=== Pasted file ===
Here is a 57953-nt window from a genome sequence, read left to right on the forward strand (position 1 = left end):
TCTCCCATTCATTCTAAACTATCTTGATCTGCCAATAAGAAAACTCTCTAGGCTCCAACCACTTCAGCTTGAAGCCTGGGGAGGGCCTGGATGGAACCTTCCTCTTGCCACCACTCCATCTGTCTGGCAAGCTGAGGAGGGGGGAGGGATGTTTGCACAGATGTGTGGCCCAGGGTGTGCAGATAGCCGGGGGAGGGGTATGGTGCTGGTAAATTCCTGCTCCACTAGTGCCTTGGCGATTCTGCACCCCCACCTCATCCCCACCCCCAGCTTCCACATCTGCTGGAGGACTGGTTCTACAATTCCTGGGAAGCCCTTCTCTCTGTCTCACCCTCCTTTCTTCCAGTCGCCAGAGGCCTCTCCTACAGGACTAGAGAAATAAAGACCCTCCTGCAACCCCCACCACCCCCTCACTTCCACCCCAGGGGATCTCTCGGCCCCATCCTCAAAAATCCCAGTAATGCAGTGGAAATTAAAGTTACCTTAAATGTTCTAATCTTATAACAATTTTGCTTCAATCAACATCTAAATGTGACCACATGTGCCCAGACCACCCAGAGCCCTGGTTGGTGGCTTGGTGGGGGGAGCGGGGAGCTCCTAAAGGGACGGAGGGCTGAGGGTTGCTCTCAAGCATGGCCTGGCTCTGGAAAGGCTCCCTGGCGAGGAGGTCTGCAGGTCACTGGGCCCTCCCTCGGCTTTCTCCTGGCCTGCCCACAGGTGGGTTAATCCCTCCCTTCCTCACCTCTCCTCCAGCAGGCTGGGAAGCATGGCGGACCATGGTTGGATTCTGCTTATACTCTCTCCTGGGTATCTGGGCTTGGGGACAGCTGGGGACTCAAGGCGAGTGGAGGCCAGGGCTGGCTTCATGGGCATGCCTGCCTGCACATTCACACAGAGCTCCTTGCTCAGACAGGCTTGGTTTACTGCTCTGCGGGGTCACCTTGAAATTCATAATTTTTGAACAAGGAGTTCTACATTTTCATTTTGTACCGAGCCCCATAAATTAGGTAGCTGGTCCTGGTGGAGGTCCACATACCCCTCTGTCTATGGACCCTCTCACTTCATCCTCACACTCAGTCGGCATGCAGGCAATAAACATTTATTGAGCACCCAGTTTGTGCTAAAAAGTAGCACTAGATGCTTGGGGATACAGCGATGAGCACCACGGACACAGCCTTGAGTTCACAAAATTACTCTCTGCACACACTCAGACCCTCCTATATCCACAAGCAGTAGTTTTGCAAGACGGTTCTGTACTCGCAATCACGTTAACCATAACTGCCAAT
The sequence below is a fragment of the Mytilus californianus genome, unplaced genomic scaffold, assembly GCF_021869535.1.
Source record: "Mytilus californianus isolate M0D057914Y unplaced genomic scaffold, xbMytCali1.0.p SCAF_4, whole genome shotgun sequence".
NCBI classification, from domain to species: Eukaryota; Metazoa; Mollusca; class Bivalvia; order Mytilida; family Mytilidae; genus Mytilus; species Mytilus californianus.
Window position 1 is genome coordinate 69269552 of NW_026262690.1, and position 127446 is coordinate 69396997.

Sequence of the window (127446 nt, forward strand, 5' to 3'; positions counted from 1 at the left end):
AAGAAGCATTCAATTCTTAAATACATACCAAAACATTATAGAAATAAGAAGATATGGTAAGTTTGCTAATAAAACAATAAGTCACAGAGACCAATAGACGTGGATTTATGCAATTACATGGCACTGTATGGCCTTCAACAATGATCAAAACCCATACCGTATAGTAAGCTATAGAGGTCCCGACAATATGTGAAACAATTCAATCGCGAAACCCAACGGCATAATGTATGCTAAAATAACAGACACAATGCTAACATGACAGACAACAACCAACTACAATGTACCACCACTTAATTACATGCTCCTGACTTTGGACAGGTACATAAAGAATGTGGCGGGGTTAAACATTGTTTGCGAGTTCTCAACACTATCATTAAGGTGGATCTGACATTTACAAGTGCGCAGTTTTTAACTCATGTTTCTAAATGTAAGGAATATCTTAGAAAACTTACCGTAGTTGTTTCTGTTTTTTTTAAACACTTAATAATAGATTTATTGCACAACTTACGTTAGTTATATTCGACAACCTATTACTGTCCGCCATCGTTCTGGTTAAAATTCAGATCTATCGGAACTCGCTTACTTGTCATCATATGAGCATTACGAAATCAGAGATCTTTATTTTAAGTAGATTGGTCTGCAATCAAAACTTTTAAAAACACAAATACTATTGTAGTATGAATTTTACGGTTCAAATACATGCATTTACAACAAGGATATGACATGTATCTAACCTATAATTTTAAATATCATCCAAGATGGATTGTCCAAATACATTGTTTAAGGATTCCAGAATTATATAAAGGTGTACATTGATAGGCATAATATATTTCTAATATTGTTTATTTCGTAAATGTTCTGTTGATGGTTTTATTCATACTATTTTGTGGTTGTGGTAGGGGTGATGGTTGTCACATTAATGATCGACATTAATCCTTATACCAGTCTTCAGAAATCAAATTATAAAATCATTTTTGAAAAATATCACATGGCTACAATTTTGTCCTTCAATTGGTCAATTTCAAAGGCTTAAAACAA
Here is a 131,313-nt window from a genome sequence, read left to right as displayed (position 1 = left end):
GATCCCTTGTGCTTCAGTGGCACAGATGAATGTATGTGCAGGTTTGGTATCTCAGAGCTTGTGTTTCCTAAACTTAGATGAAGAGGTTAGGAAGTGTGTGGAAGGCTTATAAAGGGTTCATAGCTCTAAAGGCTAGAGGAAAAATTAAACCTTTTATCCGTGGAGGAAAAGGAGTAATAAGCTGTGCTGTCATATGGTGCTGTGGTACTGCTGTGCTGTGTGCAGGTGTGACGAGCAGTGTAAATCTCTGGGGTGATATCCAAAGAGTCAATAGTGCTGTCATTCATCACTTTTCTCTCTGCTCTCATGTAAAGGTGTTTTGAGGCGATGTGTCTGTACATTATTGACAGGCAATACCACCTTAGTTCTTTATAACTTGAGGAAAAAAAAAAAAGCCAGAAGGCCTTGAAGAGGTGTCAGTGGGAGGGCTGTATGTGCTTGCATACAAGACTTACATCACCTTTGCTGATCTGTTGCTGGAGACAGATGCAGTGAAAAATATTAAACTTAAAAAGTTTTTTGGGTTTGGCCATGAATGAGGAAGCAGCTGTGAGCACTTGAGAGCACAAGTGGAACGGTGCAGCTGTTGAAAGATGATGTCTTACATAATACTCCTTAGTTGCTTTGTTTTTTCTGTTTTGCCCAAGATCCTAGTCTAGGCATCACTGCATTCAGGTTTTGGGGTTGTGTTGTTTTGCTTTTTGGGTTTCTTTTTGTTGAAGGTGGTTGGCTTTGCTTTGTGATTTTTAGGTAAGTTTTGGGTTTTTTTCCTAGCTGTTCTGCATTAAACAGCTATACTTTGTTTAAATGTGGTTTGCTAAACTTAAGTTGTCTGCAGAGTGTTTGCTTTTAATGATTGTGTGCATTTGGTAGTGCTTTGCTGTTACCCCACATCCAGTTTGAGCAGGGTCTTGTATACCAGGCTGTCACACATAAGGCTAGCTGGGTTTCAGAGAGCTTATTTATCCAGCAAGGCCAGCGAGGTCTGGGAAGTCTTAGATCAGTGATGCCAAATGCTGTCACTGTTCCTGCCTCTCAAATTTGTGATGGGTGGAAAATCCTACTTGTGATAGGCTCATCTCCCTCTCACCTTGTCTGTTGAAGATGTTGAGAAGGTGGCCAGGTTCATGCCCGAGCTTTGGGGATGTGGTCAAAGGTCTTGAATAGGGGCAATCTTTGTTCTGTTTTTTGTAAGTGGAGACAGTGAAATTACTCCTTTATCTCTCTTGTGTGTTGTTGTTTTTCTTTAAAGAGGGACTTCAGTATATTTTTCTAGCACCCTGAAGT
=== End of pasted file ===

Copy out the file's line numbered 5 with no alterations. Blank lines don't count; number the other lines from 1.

NCBI classification, from domain to species: Eukaryota; Metazoa; Mollusca; class Bivalvia; order Mytilida; family Mytilidae; genus Mytilus; species Mytilus californianus.